Archive for July 7th, 2014

Link up with Teach Mentor Texts

Link up with Teach Mentor Texts

I am sporadically participating in this online book review meme for kidlit from Teach Mentor Texts and Book Journey.

This summer I committed myself to reading middle grade novels. One, because I love reading them, and two, because I want to be better prepared to be a book whisperer for my students. (#bookaday)

absolutely almost

Donalyn Miller recommended Absolutely Almost saying that it was an important book like Wonder. I am a huge fan of Wonder and think everybody should read it, so I thought I should read Absolutely Almost. At first I was not too sure how I was going to like Albie. The voice of the character in my opinion is too young. After reading The Year of Billy Miller, I thought Albie sounded more like a second grader than a fifth grader. Eventually I fell in love with Albie. He has the coolest babysitter Calista who does anything to make Albie more accepting of himself. Calista makes up for the shortcomings of Albie’s parents. I was a bit frustrated by their shortcomings. His father does not even remember buying the A-10 Thunderbolt model and promising to help Albie build it. In fact, Dad buys him another one for his birthday. I know some real life parents are career minded, but would a dad really be this stupid and heartless? And Albie’s mother is not too much better. She does tell him again and again that he is caring and thoughtful and good. Which he is, but I can’t help but think that Mom doesn’t see her son for who he really is. And to top off his difficulty at home, he is bullied at school. I found myself becoming more and more empathetic with Albie. He is a hero, and students should read this book. They will learn to understand that not everyone is gifted, but everyone is valuable.

Lisa Graff crafts a lovely novel with word play beginning with the title of Absolutely Almost and continuing with crafted chapters using anaphora (a repeated phrase). My favorite is “rain in New York”:

When it rains in New York, no one knows where to walk…When it rains in New York, The playgrounds are empty and the buses are full. When it rains in New York, the garbage cans at every corner are stuffed with the twisted bits of broken umbrellas. I like it when it rains in New York.

An interview with Lisa Graff about Absolutely Almost.

Albie is slower than most kids in a lot of ways, and I wanted to explore what that would be like for him in a world that constantly expects him to be smarter, faster, better than he is. In a world like that, where does a kid like Albie fit? How does he find his own worth?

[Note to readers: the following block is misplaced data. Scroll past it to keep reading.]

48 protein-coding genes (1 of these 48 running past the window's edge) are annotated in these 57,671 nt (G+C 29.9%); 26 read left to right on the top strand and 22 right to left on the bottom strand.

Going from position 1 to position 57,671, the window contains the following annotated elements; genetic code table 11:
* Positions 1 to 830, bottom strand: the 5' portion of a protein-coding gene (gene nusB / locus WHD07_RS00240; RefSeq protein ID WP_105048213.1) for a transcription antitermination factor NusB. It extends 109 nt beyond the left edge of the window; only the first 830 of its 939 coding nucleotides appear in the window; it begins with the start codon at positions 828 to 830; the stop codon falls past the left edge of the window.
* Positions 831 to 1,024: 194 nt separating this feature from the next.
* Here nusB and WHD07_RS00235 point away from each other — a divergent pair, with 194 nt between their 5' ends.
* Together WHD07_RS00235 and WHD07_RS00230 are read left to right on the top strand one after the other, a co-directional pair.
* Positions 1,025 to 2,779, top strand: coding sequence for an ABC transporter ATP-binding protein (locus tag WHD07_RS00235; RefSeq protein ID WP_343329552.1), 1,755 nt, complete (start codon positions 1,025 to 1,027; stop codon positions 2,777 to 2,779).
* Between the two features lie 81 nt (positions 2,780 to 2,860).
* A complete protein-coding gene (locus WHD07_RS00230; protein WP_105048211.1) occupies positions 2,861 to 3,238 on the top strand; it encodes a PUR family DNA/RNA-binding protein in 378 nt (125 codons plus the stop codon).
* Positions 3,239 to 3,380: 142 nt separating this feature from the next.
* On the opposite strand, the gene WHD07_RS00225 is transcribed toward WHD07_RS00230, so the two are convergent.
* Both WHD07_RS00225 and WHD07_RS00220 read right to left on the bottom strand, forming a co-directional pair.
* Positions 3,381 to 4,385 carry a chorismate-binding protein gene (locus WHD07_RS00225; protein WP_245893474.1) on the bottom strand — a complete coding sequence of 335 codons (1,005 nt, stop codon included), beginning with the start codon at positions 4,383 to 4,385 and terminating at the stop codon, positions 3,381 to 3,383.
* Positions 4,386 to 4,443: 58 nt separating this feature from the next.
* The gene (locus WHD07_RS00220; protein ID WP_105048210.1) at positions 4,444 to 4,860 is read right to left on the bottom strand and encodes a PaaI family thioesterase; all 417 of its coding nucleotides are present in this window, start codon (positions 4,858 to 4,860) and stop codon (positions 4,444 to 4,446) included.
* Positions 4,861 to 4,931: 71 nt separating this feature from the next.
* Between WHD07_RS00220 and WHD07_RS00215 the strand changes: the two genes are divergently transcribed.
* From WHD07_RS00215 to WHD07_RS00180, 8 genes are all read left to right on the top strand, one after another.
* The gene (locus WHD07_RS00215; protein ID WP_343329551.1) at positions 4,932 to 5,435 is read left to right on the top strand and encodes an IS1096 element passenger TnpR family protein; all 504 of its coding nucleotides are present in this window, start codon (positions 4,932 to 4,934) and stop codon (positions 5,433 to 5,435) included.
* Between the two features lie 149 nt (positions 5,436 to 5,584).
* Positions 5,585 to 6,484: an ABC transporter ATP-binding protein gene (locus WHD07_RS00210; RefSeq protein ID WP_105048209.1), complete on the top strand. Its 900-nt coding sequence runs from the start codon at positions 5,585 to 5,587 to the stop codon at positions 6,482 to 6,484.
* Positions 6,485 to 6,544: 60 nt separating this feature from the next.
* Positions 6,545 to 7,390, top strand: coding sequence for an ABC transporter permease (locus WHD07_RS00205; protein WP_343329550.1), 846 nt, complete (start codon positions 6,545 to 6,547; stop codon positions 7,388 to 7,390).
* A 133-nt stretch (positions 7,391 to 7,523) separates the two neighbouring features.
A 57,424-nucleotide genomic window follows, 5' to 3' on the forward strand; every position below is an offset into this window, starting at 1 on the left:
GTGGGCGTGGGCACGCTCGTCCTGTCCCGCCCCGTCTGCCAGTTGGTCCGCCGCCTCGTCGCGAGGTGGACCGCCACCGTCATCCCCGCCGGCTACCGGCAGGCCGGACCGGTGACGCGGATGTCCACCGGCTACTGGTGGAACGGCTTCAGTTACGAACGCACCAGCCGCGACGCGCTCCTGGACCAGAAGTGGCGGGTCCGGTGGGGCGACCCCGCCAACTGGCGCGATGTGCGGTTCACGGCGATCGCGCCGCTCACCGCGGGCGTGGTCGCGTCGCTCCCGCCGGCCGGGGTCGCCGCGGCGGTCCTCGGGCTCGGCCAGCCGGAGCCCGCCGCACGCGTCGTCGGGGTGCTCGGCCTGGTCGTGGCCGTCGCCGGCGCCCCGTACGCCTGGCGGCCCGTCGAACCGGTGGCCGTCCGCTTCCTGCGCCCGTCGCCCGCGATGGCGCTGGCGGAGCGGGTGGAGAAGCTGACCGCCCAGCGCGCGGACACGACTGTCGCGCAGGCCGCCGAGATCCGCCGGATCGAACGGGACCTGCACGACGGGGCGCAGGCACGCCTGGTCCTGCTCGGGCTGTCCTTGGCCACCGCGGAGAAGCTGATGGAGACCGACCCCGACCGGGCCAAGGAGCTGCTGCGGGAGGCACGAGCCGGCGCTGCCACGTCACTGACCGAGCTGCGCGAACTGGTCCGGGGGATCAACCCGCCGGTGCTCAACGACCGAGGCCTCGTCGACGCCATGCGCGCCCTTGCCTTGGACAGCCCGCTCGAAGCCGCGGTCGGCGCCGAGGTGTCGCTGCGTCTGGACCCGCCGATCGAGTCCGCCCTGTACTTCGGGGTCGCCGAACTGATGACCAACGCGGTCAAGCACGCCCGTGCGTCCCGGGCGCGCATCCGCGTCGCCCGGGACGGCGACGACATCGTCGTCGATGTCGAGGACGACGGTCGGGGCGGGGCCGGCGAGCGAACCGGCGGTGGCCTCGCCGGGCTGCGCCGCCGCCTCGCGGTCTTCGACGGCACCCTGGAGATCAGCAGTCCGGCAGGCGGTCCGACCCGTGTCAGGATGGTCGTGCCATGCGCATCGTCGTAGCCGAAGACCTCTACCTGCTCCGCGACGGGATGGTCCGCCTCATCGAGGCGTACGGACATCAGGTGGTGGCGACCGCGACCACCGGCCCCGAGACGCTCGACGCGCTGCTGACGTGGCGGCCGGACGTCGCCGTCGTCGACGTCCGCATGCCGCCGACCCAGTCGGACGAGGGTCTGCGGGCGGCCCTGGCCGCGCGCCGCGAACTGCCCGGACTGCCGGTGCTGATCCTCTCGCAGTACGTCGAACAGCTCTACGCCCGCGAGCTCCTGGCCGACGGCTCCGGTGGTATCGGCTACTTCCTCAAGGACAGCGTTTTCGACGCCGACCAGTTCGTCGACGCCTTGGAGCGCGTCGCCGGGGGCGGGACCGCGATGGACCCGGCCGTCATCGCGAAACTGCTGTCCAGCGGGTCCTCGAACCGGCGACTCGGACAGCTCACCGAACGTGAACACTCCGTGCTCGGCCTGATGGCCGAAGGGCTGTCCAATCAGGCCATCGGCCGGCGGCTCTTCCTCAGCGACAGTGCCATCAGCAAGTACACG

I am loving Cynthia Lord’s books. I finished half a chance, and I’m almost finished with Rules. In half a chance, Lucy’s family moves to a house on a lake in New Hampshire. There she meets Nate’s family and helps them track the habits of loons living in the lake. I love nature and the descriptions of the lake and the loons is beautifully done. Lucy is trying to prove to her photographer father that she has a talent for photography, too. She enters a contest that her father will be judging. For students, I like the ideas for the photo contest as metaphor. The contest calls for photos that reflect abstract words, such as secret and lost. I’d like to use these words with students as writing prompts. We could discuss how Lucy interpreted the words with her photographs and then make our own interpretations.

Song for Papa Crow

Schiffer Publishing sent me a copy of a new picture book, Song for Papa Crow by Marit Menzin. The story follows the common children’s book theme that you are special just as you are. Little Crow loves to sing until he is taunted by all the other birds who do not appreciate his “Caw! Caw!” So, a magic seed transforms Little Crows voice; that is, until he is in danger. In the end, Little Crow comes to appreciate his out of tune voice. The illustrations are made with collage. I love the art work. Marit Menzin personifies her birds. For students, they could make their own book using the common theme and use collage for illustrating. Song for Papa Crow is available at Schiffer Publishing.

Used by permission from Schiffer Publishing.  All rights reserved.

Used by permission from Schiffer Publishing. All rights reserved.

Marit Menzin, all rights reserved.

Marit Menzin, all rights reserved.

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